Die Wuste Lop Nor.
RAOUL SCHROTT HAS MADE a name for himself as a poet, a translator of poetry from many languages, and an anthologist. With Die Wuste Lop Nor he presents another prose work, following the novel finis terrae, which appeared in 1995. He calls his most recent publication a novella. It is a novella in postmodern fashion: we do not have a plot that develops up to a certain point where the outcome, favorable or unfavorable, is decided. Instead, we have 101 installments -- "chapters" would be too pretentious a term, since some are no longer than two-and-a-half lines (though still allotted an entire page).
We do have a protagonist, however: Raoul Louper, who was born on a French island near Toulon and now lives alone in Egypt, in a fishing village near Cairo. Once a week he visits a Hungarian professor in the city who shares his interest in sand dunes. During these evenings, Louper tells him episodes from his life that center on his pursuit of dunes and on the three women who once shared his life. Louper had left the first two, Francesca and Arlette, for extended periods of time when he traveled to distant places in search of yet more dunes. Eventually, those women in turn opted to leave him. The third, Elif, joined him on an arduous expedition to China, where they visited the "cave of a thousand Buddhas" in the desert of Lop Nor. The relationship did not survive the trip.
Schrott's predilection for locating his texts in as many different places as possible was evident in Tropen, a 1998 collection of poems and commentaries (see WLT 74:1, p. 150), as it is obvious here. The short episodes take the reader from Japan to France, Egypt, Canada, California, Argentina, Peru, and back to Egypt and Japan. They are not told in coherent sequences; instead, they are constantly interrupted by descriptions of natural phenomena, which have always captured Schrott's imagination.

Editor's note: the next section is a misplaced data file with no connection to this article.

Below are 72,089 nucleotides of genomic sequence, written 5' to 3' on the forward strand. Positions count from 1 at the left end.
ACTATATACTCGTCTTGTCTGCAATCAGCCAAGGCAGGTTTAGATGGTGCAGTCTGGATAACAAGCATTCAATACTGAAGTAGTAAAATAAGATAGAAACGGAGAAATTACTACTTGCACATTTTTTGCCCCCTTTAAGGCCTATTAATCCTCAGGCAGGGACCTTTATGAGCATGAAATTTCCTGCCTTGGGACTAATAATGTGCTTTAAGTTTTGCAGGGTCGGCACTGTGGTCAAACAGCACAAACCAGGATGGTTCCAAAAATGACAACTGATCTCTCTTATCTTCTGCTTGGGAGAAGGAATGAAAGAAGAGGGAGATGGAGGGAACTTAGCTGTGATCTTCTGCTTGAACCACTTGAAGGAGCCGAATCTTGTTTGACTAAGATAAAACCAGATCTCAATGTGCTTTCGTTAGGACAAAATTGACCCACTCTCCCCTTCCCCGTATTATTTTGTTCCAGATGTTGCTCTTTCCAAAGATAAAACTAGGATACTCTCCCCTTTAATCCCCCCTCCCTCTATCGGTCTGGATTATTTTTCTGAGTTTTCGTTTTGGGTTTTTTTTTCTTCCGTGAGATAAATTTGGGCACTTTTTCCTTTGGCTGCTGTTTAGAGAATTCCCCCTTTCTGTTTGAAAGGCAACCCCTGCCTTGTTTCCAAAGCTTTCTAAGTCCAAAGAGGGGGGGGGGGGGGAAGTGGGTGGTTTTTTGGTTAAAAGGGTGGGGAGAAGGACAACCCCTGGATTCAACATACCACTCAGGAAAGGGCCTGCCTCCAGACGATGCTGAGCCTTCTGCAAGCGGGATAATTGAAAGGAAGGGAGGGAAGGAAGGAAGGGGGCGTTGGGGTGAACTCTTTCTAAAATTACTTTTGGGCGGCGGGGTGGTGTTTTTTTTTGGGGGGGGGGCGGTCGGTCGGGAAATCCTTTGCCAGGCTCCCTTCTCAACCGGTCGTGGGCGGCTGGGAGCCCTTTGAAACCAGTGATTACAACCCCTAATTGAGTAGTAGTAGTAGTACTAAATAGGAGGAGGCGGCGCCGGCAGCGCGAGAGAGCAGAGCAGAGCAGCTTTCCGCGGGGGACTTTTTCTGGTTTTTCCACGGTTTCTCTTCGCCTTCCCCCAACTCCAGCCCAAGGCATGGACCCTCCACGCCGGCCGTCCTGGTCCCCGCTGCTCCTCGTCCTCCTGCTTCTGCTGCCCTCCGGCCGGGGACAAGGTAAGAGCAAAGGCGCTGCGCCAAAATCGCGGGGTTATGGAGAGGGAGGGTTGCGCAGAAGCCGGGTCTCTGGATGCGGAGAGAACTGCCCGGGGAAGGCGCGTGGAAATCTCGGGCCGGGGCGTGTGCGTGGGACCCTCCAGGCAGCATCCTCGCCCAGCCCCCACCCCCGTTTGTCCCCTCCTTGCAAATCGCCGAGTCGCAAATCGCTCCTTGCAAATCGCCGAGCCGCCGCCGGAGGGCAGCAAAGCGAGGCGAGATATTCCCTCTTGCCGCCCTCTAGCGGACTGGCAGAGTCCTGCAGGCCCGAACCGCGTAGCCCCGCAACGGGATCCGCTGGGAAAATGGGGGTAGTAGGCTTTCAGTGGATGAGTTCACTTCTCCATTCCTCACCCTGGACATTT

In Tropen these phenomena were light and colors; in Die Wuste Lop Nor they are sand and dunes. The colors of sand, the shapes of the dunes, even the sounds around and beneath them, all fascinate Raoul. Legends and fairy tales of monasteries buried in the sands of the Sinai, or of unfortunate lovers who are remembered as lying beneath the sands and the lake of Lop Nor, are integrated into the text. The latter is a tale Louper tells Arlette and, in a slight variation, Elif, who wanted to hear a story that would later become reality. It is this account that inspires her to travel with Louper to China.
Scientific terms and exotic names of people and places abound. As if to give proof that the locations really exist, three maps are appended to the text. The novella's characters take second place to the geography. We learn next to nothing about the women except that they are attractive. When Louper is mentioned for the first time, he is identified as half-Jewish, a statement that is left undeveloped and thus rendered irrelevant.
Sigrid Bauschinger University of Massachusetts, Amherst
|Printer friendly Cite/link Email Feedback|
|Publication:||World Literature Today|
|Article Type:||Book Review|
|Date:||Jan 1, 2001|
|Next Article:||Der Geliebte der Mutter.|